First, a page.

OSU Blue Tomato
Over the winter Colleen from In the Garden Online offered me OSU Blue tomato seeds. Having never heard of this tomato variety and seeing how cool the fruits looked I figured I’d give them a try. Yes, there is a blue tomato and it is as unusual a tomato as you imagine and will see below. My first experience with these tomatoes was trying to get the seeds to germinate, a task that seemed so daunting I was about to throw them away before I noticed the seeds had sprouted. This blue tomato was developed by Jim Myers, OSU’s Baggett Frazier professor of vegetable breeding and graduate students Carl M. Jones and Peter Mes. The first thing you should understand about the OSU Blue tomato is that it wasn’t developed using genetic engineering, but using traditional plant breeding techniques.
|Garden helper holding OSU Blue Tomatoes.|
When ripened, the fruits of OSU Blue range from purple, blue to a dark, almost black color. Probably the closest to black and purple you’ll ever see in a tomato. ‘Black Prince‘ and ‘Purple Cherokee’ tomatoes have got nothing on OSU Blue tomatoes in terms of color. Professor Myers and his students crossed a domestic tomato plant with the genetic stock of a tomato that included a gene incorporated from a wild relative with anthocyanin-containing fruit to produce a healthier tomato. Anthocyanins are the same class of compounds that produce the healthy pigments in red wine that work as antioxidants. According to Myers, domestic tomato varieties grown and consumed in the United States do not normally produce fruit containing any anthocyanin. Anthocyanins are the same class of compounds that produce the healthy pigments in red wine that work as antioxidants. While other fruits have higher concentrations of anthocyanin (think blue berries); the thinking behind adding them to tomatoes is that more people will be exposed to them. Tomatoes are second only to potatoes in consumption of fruits and vegetables. Americans eat about 90 pounds per person per year of fresh and processed tomatoes according to Peter Boches and Jim Myers, Department of Horticulture, Oregon State University.
|Green side of OSU Blue tomato not exposed to sun|
Anthocyanin is only produced in the fruit in areas that are exposed to sunlight. If the fruit is shaded by a leaf, stem or calyx that part of the fruit will remain green. I noticed that the blue pigment only developed in the top half of tomatoes growing lower on the vine. Intense sunlight lead to the most beautiful purple color; since only the part of the OSU Blue exposed to sun turned purple I would bend the stems in half so sun would reach the bottom half of the tomato. Late in summer there was a dip in temperature that also intensified the color.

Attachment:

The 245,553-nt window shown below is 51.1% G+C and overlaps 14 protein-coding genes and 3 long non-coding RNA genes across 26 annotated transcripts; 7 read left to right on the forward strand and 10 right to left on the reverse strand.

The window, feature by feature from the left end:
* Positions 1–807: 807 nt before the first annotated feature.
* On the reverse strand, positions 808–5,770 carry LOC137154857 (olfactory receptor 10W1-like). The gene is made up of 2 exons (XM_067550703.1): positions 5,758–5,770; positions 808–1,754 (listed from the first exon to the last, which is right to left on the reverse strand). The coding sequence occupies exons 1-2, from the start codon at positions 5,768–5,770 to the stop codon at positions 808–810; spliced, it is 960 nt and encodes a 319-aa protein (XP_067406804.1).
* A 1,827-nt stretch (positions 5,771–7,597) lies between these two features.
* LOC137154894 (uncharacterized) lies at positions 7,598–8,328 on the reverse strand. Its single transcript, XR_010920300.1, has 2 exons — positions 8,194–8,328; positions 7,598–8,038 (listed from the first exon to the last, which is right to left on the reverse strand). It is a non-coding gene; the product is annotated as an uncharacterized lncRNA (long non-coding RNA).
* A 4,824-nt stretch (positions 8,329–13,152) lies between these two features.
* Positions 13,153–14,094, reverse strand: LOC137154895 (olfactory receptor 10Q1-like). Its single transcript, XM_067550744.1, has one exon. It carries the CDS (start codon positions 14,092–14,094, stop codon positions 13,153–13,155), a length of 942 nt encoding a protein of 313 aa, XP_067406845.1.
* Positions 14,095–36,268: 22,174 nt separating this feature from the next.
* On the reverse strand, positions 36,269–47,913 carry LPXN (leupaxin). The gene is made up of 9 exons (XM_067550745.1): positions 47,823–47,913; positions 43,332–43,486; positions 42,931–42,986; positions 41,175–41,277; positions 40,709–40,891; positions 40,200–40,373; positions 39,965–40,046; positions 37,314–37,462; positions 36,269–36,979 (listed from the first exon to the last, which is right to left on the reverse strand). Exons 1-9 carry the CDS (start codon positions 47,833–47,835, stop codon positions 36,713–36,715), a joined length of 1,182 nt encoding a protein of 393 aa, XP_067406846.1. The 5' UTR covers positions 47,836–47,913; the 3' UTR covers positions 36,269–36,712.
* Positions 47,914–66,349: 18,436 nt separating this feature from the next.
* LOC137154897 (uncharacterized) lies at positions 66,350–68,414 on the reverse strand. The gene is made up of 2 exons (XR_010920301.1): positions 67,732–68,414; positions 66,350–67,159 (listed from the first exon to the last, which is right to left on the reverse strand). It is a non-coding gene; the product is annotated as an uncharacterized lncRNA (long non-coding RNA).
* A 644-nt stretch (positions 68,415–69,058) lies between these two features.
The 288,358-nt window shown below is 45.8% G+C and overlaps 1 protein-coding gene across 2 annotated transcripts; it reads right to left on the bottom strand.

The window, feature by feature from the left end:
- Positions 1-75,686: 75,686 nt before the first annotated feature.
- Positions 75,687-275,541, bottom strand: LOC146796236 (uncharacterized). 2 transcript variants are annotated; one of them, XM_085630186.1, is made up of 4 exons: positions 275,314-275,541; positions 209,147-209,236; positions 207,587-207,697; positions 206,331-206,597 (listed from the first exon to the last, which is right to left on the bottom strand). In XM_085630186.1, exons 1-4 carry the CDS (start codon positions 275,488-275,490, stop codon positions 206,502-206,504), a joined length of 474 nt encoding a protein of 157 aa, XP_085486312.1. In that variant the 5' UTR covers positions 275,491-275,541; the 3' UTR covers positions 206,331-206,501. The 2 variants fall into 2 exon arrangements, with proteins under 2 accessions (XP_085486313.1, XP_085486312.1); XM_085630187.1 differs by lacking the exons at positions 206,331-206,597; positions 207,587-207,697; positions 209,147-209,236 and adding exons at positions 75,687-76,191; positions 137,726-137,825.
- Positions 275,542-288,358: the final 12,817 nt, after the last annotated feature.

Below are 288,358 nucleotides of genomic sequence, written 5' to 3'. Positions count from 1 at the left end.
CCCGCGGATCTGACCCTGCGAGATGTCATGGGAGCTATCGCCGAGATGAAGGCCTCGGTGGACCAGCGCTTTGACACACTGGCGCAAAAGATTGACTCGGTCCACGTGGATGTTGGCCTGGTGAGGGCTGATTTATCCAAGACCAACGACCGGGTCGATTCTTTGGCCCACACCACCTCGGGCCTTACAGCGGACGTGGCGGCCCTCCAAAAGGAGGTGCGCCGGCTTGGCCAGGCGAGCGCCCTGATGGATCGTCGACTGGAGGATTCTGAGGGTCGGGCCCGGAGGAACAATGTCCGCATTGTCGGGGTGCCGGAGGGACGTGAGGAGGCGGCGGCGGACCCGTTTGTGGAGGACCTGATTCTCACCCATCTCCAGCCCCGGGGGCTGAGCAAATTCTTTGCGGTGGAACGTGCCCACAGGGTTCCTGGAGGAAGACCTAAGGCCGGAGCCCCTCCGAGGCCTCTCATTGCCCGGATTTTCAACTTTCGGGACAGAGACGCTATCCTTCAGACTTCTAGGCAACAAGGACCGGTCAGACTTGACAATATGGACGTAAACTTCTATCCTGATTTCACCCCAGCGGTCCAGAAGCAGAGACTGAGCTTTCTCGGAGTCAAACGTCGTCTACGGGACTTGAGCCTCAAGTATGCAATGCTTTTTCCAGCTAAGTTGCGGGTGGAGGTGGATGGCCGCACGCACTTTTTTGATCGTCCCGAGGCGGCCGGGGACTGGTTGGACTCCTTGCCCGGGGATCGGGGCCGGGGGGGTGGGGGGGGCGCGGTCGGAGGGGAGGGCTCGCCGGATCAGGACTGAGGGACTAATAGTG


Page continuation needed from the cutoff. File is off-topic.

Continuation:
|OSU Blue tomato: purple on the left and red/purple on the right.|
The parts of the fruit that weren’t exposed to direct sunlight remained green until the fruit passed the ideal ripe stage and then the green skin turned a red-orange color as illustrated by the picture of the OSU Blue tomato above. According to Boches and Myers, the genes involved in producing the OSU Blue tomato, Aubergine (Abg), Anthocyanin fruit tomato (Aft) and atroviolaceae (atv), are genes introgressed from the wild species Solanum lycopersicoides, S. chilense, S.cheesemanii, respectively. Honestly, I don’t know what any of that means, but I can tell you that when OSU Blue tomatoes are at the purple stage pictured above they look similar to the purple tomatillos I grow in my garden.
|OSU Blue tomato compare to purple tomatillo|
Unlike the OSU Blue tomatoes grown by Gayla Trail last year my OSU Blue tomatoes didn’t produce purple stems and foliage. It seems like a lot of tomato growers are growing this tomato,
sometimes known as similar in appearance to Blue P20, and doing some experimenting with crossing it with other tomatoes.
Here’s a video of the OSU Blue tomatoes at the end of the season in my garden.
Overall OSU Blue may be the most unusual tomato I have ever seen The color is absolutely beautiful and unlike any tomato I’ve ever grown before in my garden. The flesh of the tomato isn’t as dark as the skin and the over-ripened tomato you see pictured above had red flesh when I cut into it. Other OSU Blue tomatoes ranged from green to purple depending on their ripeness. While these tomatoes may be healthier their taste leaves a lot to be desired. It wasn’t bad, but it wasn’t great either. I’d grow these tomatoes again just for their looks the blue tomatoes ripening to an almost black color are certainly conversation pieces in the garden. Unfortunately, my batch of OSU Blue tomatoes weren’t very seedy and I didn’t manage to save seeds from them which is disappointing. If you’re new to tomato seed saving see my post on How To Save Tomato Seeds.